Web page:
After long discussions about semiotics we wanted to test its application as an analytical tool at a concrete musical event. A performance of Janáček's opera The Makropulos Case at the National Theater seemed opportune: Pavla saw it a few days ago - March 23, 2010; I saw the same production somewhat earlier, at its premiere. It affected both of us strongly. At the same time, our personal histories are as different as they could possibly be.
An operatic performance evokes an enormous number of emotional and intellectual reactions (besides, is there such a great difference between them?) from the general framing of the performance to feelings we experience during individual musical phrases, colors of sound or gestures - the number of which exceeds the possibility of dealing with them within the frame of an article. In addition, we reflected on the performance only ex post. For both of these reasons we limited ourselves to three basic fields, or, as we are presenting it here, layers, here described from the most ordinary - opera at the National Theater - to a concrete performance of The Makropulos Case.
First we each wrote our texts individually, and only after the first versions were written did we discuss them. Our primary attempt was to capture perception of/reactions to the performance. In order for our communication to be understandable, it was necessary to place it into the context of our personal histories, our thinking, etc.; we definitely did not intend to write an exhaustive commentary on the topic. Therefore for the purposes of this text we did not study any new facts concerning Janáček, The Makropulos Case or any other below-mentioned topics; we only looked for texts which readers could clearly understand. Once again, we did not write primarily about Janáček, his opera, or the production of this opera at the National Theater; our main purpose was to test the suitability of semiotics as an analytical tool.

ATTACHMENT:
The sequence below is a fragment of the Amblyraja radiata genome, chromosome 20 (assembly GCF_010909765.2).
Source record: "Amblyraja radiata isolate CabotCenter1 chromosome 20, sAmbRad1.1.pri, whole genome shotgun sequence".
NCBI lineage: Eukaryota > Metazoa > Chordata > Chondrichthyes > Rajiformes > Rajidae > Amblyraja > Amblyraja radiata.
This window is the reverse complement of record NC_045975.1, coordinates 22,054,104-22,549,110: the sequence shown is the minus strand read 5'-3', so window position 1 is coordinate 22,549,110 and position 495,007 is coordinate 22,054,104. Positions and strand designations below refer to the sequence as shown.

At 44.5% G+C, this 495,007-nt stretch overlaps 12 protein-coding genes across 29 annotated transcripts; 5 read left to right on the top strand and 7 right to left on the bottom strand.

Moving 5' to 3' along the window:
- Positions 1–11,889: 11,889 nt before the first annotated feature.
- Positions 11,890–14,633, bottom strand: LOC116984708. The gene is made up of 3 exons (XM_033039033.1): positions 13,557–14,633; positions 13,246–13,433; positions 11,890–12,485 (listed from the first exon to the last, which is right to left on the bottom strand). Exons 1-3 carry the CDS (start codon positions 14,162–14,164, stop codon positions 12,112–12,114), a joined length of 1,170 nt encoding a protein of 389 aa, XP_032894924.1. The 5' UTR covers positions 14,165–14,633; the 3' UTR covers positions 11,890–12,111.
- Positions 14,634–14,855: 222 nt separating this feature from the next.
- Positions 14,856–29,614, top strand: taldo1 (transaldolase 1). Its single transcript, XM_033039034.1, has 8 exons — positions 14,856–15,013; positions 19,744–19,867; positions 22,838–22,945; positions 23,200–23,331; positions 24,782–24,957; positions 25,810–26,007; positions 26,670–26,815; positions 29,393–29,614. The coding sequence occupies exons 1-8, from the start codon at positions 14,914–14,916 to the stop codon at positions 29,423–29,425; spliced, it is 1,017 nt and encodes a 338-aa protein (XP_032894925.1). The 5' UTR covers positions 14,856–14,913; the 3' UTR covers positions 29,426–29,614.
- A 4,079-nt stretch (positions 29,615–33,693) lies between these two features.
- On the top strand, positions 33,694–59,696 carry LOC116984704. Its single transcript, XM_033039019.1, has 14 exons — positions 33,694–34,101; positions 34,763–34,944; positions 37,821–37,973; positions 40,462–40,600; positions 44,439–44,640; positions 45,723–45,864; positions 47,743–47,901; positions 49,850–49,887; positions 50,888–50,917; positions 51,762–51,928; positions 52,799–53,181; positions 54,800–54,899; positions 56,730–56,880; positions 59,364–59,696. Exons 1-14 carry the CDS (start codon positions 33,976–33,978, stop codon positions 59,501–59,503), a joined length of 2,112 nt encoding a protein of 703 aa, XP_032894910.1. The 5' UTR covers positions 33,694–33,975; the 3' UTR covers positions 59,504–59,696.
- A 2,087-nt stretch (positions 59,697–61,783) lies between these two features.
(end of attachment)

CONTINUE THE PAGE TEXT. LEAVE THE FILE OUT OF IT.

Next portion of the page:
ZJ: While attempting to capture how the performance of Janáček's The Makropulos Case in the National Theater affected me, I become aware of several layers. The deepest, most general is a feeling of opera in the National Theater that lightly runs through me at every mention of it, but I am generally aware of it at the moment I find myself in that enormous velvet auditorium with its golden chandelier which, it always occurs to me, would deprive Prague of a fourth of its opera fans if it fell. I actually came to music when I was about thirteen through opera; I mainly came to the National Theater, where, at that time, standing room tickets cost a few crowns. I became totally enchanted with that illusionary genre - and world. I knew the whole repertoire of the time and who would be singing in every performance; I knew the librettos of some of the operas by heart and the fate of their heroes touched me personally. Of course I had my favorite singers...